FAQ’s

Where does Madagascar Oil hold interests?
Madagascar Oil is focused on the development of heavy oil and conventional oil and gas deposits in five onshore blocks in Madagascar. The Company has significant exploration and development rights for oil and gas in Madagascar. Over the last five years, Madagascar Oil’s two principal fields, Tsimiroro and Bemolanga, have been shown to have multi-billion resource volumes in place. Recent field tests and studies suggest that a large portion of the Company’s Tsimiroro heavy oil assets have excellent potential for economic development.
Where can I find the latest information on Madagascar Oil’s operations?
Please see the Operations section on our website or the Company’s latest Annual Report or the latest Company Presentation
Where can I find the latest Annual Report?
Please see our Annual Report
Where can I find information about Career Opportunities?
For more information about career opportunities for Madagascar Oil please contact us.
Where can I find information about becoming a Supplier/Vendor?
For more information about becoming a Supplier/Vendor for Madagascar Oil please contact us.
What is the history of Madagascar Oil?
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What is the difference between conventional and heavy oil?
As defined by the U.S. Geological Survey (USGS), heavy oil is a type of crude oil characterized by an asphaltic, dense, viscous nature (similar to molasses), and its asphaltene (very large molecules incorporating roughly 90 percent of the sulfur and metals in the oil) content. It also contains impurities such as waxes and carbon residue that must be removed before being refined.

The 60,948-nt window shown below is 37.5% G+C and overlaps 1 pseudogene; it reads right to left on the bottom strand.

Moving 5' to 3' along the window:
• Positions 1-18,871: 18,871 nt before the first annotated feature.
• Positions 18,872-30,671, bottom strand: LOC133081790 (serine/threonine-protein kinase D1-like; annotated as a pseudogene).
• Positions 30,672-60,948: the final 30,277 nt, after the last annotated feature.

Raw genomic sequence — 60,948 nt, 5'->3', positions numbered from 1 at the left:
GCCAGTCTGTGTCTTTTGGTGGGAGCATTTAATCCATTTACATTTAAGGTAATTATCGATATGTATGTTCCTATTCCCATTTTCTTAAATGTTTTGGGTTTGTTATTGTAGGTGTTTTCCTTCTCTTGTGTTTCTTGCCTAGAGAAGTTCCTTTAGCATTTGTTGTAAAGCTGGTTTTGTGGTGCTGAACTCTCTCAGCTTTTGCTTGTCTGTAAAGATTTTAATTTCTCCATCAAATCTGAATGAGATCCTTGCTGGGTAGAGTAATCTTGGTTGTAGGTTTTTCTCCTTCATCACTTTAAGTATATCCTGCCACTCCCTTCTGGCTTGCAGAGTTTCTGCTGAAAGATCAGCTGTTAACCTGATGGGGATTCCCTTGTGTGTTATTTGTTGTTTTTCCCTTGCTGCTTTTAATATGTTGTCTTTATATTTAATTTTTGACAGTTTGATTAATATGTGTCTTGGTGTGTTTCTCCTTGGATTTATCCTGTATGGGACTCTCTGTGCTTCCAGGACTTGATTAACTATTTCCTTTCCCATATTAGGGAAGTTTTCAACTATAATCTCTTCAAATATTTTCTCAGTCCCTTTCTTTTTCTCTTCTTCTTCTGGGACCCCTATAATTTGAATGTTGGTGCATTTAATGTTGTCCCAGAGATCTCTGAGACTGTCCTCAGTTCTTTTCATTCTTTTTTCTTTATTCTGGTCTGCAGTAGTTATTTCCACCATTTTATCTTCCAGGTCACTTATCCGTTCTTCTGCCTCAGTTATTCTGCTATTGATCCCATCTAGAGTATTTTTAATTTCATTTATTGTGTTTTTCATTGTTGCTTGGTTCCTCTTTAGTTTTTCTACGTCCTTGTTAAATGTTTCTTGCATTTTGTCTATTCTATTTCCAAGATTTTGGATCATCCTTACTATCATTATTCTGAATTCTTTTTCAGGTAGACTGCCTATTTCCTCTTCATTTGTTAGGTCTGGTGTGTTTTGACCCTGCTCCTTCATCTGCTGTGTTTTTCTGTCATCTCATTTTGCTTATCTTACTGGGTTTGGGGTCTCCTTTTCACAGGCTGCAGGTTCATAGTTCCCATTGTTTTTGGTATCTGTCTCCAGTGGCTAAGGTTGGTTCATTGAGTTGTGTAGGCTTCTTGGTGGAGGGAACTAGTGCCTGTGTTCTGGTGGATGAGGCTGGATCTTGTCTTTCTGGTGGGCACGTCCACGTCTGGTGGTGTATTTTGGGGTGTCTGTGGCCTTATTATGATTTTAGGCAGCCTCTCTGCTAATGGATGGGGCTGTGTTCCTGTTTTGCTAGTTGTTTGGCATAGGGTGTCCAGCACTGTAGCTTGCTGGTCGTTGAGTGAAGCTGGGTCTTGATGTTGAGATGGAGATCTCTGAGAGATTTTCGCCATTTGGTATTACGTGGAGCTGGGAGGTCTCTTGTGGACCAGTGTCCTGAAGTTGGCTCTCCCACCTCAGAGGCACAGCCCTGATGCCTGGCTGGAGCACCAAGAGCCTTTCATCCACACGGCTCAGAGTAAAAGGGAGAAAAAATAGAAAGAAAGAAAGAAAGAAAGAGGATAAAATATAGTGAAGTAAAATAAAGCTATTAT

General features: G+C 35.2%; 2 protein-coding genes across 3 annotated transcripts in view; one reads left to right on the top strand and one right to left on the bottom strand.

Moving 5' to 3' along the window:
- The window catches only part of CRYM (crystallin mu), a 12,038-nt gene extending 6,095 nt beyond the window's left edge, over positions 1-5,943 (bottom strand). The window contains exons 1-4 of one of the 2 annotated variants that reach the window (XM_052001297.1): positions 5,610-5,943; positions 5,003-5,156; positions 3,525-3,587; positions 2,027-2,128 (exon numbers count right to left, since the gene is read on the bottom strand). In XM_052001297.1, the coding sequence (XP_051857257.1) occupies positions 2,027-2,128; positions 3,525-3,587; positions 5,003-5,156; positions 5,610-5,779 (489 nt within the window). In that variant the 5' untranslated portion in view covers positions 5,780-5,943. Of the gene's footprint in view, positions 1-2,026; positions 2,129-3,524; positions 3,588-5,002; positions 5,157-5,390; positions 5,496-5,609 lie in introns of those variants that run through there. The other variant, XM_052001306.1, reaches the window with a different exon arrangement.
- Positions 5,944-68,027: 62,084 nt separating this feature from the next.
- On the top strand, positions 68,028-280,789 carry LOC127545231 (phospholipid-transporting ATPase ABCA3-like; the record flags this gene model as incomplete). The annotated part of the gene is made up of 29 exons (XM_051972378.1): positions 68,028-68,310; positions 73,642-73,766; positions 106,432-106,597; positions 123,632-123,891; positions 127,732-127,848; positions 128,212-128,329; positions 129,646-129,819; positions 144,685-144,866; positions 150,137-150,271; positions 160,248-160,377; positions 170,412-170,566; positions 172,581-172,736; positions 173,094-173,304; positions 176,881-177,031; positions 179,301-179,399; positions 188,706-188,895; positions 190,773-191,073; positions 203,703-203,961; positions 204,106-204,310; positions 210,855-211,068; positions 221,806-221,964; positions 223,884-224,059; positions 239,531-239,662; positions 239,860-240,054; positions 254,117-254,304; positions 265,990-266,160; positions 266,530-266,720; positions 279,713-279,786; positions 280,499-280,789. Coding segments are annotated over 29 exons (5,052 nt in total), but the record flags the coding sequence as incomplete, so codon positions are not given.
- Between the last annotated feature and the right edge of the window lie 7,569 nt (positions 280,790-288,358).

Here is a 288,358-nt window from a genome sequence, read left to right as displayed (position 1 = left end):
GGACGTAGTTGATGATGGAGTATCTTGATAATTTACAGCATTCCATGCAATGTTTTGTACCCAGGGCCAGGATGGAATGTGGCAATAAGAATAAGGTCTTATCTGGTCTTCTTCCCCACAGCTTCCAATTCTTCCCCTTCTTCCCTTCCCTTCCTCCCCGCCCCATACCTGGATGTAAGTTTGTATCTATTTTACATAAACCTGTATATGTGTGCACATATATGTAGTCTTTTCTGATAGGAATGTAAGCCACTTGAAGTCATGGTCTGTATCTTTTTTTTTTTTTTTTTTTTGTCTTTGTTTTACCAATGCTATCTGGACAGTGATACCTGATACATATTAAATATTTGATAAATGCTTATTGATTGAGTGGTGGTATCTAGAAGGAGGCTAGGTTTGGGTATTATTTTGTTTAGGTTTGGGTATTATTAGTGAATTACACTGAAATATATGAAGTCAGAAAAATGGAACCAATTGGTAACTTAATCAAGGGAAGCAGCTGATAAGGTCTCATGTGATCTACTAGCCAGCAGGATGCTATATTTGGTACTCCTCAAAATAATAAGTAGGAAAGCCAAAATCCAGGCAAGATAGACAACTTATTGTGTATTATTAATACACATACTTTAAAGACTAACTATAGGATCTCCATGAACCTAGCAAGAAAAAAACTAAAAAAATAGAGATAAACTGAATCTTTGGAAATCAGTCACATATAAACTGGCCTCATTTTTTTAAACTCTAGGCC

In comparison with heavy oil, light or “conventional” oil flows naturally and can be pumped without being heated or diluted.

Light oil is characterized by an API gravity of at least 22°, and extra-heavy oil has an API gravity of less than 10°.

Natural bitumen, also known as oil sands, shares the characteristics of heavy oil but is even more dense and viscous – with a viscosity greater than 10,000 cP.

Heavy oils typically are not recoverable in their natural state through a well or by ordinary production methods. Most require heat or dilution to flow into a well or through a pipeline.

For more info visit Rigzone

Madagascar Oil uses Steam Flooding process to extract its heavy oil.

How much oil does Madagascar Oil have?
We have approximately 1.7 billion barrels of contingent resource available.
What is contingent resource?
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*Contingent Resources:

These are resources that are potentially recoverable but not yet considered mature enough for commercial development due to technological or business hurdles. For contingent resources to move into the reserves category, the key conditions, or contingencies, that prevented commercial development must be clarified and removed. As an example, all required internal and external approvals should be in place or determined to be forthcoming, including environmental and governmental approvals. There also must be evidence of firm intention by a company’s management to proceed with development within a reasonable time frame (typically 5 years, though it could be longer). Adapted from SPE Petroleum Resources Management System

Who is the potential market for Madagascar oil?
Madagascar Oil’s has the opportunity to supply locally for two primary markets:

1) Local market supplementing electric generation and other businesses; and

2) International market – especially into the international distribution for bunker fuel and the marine markets